Where truckers are concerned, imagine if they were to hear that a fleet they work for was considering opting for a self-driving fleet. Could you imagine a greater motivation for the employees of that fleet to make a drive for union representation?
While it is likely that the average motorist will eventually embrace the idea of a self-driving car, minivan or pickup truck, there will likely be a steep learning curve. Even more, smart highway and roadway technology still has a long way to go before we see this become a reality.
Still, many truck drivers worry that once autonomous technology becomes roadworthy and compliant, they may end up out of a job. Fortunately, this may be a misplaced concerned, especially in the age of semi-autonomous commercial motor vehicles.
Many believe that the big push will be towards semi-autonomous vehicles before fully autonomous vehicles. As we have reported in the past, semi-autonomous trucks will likely still require an in-person truck driver to handle driving duties once the truck exits the highway and proceeds onto city streets.
Another consideration factoring into this debate is the ongoing truck driver shortage. It isn’t out of the question to ask if fleets will migrate towards autonomous technology as the truck driver employment squeeze continues to become more acute. If it isn’t looking like we will have enough human drivers to safely transport our goods across the nation, motor carriers may find this technology more appealing.
Growth in the (Semi) Autonomous Market
What is a given is that the global self-driving market is expected to balloon by 40% by 2027. This represents upwards of $126.8 billion by 2027. According to market research firm Infoholic, “The increasing investments from the automakers, the rising consumer demands, and technology advancements in the automotive industry have led to the increased demand for driverless vehicles.”
Their research paper went on to say that “in the current market scenario, self-driving is not just limited to cars but is also gaining popularity among public transport and trucks. Thus, most of the enterprise sectors including retail, manufacturing, transportation, and logistics will prefer autonomous vehicles for delivery purposes in the future.”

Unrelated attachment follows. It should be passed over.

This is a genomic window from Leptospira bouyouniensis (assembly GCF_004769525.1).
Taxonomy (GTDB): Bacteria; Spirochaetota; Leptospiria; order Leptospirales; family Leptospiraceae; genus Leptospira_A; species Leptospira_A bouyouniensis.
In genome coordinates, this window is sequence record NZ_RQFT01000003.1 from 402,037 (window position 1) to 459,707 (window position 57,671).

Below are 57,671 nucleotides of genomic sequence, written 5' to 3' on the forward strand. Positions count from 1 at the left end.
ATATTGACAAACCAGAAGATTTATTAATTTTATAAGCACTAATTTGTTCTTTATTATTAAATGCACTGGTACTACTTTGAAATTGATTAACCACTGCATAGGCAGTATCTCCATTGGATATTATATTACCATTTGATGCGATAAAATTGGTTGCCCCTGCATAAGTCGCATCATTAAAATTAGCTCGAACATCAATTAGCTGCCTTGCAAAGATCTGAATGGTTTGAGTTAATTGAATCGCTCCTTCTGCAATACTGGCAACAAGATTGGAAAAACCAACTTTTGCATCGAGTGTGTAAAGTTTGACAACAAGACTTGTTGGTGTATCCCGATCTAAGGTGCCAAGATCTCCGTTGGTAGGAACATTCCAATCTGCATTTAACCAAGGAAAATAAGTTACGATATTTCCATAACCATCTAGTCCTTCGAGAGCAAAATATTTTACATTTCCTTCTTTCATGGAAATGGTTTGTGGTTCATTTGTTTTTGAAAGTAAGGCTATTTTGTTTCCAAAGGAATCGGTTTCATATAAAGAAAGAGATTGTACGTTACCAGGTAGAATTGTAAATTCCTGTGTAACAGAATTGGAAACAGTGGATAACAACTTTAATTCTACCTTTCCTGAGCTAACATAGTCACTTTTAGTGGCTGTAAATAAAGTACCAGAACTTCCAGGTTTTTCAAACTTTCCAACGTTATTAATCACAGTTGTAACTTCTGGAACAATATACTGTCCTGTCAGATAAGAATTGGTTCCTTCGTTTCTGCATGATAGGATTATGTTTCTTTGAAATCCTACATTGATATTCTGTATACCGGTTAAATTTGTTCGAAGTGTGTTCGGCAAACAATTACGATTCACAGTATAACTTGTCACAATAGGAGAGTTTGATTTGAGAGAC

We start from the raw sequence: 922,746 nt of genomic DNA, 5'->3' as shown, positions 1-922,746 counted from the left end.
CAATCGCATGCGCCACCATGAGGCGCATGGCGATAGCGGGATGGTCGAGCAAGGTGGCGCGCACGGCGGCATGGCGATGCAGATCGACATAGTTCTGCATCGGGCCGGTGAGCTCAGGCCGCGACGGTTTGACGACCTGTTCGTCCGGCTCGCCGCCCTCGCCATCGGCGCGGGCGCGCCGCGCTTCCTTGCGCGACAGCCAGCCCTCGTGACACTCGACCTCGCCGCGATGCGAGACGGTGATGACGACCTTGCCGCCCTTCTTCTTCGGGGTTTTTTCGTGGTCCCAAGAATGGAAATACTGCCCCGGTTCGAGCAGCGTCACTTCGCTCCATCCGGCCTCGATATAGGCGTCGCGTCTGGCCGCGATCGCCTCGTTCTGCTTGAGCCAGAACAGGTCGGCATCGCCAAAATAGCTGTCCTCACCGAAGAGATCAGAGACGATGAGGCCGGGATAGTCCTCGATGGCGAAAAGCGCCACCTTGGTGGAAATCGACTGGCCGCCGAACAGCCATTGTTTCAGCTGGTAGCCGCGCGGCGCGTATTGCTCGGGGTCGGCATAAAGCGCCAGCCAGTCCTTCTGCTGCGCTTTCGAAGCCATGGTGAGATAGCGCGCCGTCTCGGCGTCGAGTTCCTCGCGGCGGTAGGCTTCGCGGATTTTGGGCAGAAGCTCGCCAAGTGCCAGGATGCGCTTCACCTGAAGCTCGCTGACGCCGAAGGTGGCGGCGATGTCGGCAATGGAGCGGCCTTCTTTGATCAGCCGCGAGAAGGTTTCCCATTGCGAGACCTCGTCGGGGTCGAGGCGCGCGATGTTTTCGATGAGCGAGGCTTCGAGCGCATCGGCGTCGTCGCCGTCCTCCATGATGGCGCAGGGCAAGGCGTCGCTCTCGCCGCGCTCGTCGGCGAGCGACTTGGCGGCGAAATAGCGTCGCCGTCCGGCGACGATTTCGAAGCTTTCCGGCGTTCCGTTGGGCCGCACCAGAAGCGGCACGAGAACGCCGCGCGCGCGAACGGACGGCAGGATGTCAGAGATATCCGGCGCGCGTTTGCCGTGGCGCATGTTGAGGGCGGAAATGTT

The report goes on to segment the market and analyze it by specific product, vehicle and operating type. It also parses the data out by operational region. Software, hardware and services are expected to dominate the autonomous and semi-autonomous markets for the foreseeable future.
According to the Infoholic report, “The software segment is mainly driven by the fully autonomous vehicles when compared to semi-autonomous vehicles. Hardware providers have new business opportunities due to different types of components that will be used in autonomous vehicles. Additionally, hardware market share is expected to drop in the coming years as the adoption rate of autonomous vehicles increases.”
If you look at the North American region as the leading theater for autonomous vehicle adoption, then look no further. According to Infoholic, North America is “an attractive destination for key stakeholders due to the availability of high-end infrastructure, rising investments from automakers, and government initiatives.”
The Asia Pacific region will also be vital to determining how this industry develops. China, India and Japan are all looking to lead the market in these technologies. Indeed, China has already stated the lofty goal of phasing out gasoline and diesel vehicles sometime in the near future.
India’s government has also expressed interest in supporting electric and autonomous vehicles. Partnerships and merger and acquisition strategies will play a big role in how much these technologies are adopted, not just in North America and China, but globally.
The Final Word
There are a lot of stakeholders that have plenty to consider when it comes to the autonomous and semi-autonomous vehicle discussion. From truck drivers who fear being left in the dust as robots take over to fleets who may seek to cut costs and increase efficiency by employing these technologies.
Indeed, both unions and lawmakers have a lot to consider when putting legislation to the table governing self-driving technologies. Will industry lobbyists win out? Are technology companies up to the task of ensuring these advanced self-driving technologies are safe?
There is plenty of debate to go around. Right now, only time will tell if the industry will see any traction in the use of these technologies, whether now or moving forward, and there are plenty who are happy about that.